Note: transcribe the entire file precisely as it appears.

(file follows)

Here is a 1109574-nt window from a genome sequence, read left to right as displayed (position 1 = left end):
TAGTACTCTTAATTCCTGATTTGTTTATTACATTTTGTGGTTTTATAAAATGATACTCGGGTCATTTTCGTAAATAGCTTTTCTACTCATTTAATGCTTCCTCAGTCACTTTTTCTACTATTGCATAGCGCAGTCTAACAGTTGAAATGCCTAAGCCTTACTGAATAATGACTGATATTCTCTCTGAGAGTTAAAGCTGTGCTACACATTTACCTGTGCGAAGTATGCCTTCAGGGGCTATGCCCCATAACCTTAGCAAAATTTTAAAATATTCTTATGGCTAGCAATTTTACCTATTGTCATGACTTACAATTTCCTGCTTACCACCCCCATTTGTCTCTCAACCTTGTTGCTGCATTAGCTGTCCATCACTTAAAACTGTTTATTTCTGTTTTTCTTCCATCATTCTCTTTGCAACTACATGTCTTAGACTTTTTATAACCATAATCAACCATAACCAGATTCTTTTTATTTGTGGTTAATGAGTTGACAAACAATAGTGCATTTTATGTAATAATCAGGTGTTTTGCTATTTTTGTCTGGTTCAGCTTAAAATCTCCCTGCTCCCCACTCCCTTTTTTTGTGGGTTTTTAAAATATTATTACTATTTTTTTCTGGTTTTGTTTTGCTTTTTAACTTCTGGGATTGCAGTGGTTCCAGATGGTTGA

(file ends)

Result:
Here is a 1109574-nt window from a genome sequence, read left to right as displayed (position 1 = left end):
TAGTACTCTTAATTCCTGATTTGTTTATTACATTTTGTGGTTTTATAAAATGATACTCGGGTCATTTTCGTAAATAGCTTTTCTACTCATTTAATGCTTCCTCAGTCACTTTTTCTACTATTGCATAGCGCAGTCTAACAGTTGAAATGCCTAAGCCTTACTGAATAATGACTGATATTCTCTCTGAGAGTTAAAGCTGTGCTACACATTTACCTGTGCGAAGTATGCCTTCAGGGGCTATGCCCCATAACCTTAGCAAAATTTTAAAATATTCTTATGGCTAGCAATTTTACCTATTGTCATGACTTACAATTTCCTGCTTACCACCCCCATTTGTCTCTCAACCTTGTTGCTGCATTAGCTGTCCATCACTTAAAACTGTTTATTTCTGTTTTTCTTCCATCATTCTCTTTGCAACTACATGTCTTAGACTTTTTATAACCATAATCAACCATAACCAGATTCTTTTTATTTGTGGTTAATGAGTTGACAAACAATAGTGCATTTTATGTAATAATCAGGTGTTTTGCTATTTTTGTCTGGTTCAGCTTAAAATCTCCCTGCTCCCCACTCCCTTTTTTTGTGGGTTTTTAAAATATTATTACTATTTTTTTCTGGTTTTGTTTTGCTTTTTAACTTCTGGGATTGCAGTGGTTCCAGATGGTTGA